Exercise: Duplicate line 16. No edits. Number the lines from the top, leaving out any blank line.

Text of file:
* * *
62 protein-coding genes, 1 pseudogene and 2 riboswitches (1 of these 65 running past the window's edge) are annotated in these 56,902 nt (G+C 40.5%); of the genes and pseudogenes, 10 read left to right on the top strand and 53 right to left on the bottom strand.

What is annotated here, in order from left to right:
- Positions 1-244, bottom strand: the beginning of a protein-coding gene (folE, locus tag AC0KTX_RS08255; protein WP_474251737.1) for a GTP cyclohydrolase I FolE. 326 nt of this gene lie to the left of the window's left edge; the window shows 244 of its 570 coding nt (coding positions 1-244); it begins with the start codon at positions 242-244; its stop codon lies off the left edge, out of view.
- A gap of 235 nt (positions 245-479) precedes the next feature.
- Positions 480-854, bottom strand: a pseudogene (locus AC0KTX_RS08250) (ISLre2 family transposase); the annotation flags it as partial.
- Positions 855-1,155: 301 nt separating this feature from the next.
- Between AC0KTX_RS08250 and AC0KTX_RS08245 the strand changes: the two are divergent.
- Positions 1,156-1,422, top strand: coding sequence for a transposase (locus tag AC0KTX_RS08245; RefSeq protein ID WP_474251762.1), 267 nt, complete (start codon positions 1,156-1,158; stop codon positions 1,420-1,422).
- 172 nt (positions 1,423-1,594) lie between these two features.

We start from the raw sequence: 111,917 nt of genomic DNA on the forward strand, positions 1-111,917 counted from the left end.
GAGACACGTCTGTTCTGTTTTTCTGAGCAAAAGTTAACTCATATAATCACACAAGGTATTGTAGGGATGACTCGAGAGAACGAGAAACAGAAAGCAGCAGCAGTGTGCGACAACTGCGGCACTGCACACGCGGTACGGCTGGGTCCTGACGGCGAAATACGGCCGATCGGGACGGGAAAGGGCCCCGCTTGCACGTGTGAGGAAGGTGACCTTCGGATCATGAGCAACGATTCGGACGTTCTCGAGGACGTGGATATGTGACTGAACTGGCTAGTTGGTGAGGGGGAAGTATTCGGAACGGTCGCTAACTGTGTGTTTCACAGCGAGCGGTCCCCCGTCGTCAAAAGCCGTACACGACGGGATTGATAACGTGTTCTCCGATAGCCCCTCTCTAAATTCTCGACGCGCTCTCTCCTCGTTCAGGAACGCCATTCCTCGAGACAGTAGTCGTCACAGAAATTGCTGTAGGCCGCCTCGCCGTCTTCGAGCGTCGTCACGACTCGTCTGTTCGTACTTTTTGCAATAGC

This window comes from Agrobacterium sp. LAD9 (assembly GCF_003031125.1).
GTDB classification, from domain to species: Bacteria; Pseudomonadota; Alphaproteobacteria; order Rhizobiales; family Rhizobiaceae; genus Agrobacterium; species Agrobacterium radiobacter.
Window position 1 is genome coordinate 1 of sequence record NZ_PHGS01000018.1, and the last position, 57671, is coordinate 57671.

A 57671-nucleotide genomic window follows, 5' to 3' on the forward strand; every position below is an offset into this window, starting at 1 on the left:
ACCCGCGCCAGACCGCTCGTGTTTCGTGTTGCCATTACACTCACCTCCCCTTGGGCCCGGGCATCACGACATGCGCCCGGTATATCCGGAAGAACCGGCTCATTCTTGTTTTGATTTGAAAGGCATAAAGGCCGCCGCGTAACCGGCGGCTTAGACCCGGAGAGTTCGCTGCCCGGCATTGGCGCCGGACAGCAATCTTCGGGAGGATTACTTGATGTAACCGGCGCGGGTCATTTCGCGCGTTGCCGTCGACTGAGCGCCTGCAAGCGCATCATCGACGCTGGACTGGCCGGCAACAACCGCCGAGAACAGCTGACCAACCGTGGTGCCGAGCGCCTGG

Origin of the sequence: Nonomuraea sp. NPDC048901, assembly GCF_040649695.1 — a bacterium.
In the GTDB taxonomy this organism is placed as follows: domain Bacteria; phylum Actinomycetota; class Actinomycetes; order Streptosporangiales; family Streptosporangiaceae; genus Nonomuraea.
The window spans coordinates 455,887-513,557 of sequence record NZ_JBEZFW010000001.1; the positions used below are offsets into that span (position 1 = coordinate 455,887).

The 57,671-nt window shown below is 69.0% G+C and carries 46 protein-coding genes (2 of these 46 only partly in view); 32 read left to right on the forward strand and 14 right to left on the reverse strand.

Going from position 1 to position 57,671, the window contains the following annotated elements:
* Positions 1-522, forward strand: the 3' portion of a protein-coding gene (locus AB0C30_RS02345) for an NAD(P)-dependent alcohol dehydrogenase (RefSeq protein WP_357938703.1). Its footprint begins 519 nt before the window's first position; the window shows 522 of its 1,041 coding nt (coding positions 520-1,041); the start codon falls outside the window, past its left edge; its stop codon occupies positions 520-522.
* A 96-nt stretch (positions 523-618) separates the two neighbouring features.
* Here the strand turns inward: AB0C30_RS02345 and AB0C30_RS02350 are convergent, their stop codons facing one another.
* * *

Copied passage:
ACCCGCGCCAGACCGCTCGTGTTTCGTGTTGCCATTACACTCACCTCCCCTTGGGCCCGGGCATCACGACATGCGCCCGGTATATCCGGAAGAACCGGCTCATTCTTGTTTTGATTTGAAAGGCATAAAGGCCGCCGCGTAACCGGCGGCTTAGACCCGGAGAGTTCGCTGCCCGGCATTGGCGCCGGACAGCAATCTTCGGGAGGATTACTTGATGTAACCGGCGCGGGTCATTTCGCGCGTTGCCGTCGACTGAGCGCCTGCAAGCGCATCATCGACGCTGGACTGGCCGGCAACAACCGCCGAGAACAGCTGACCAACCGTGGTGCCGAGCGCCTGG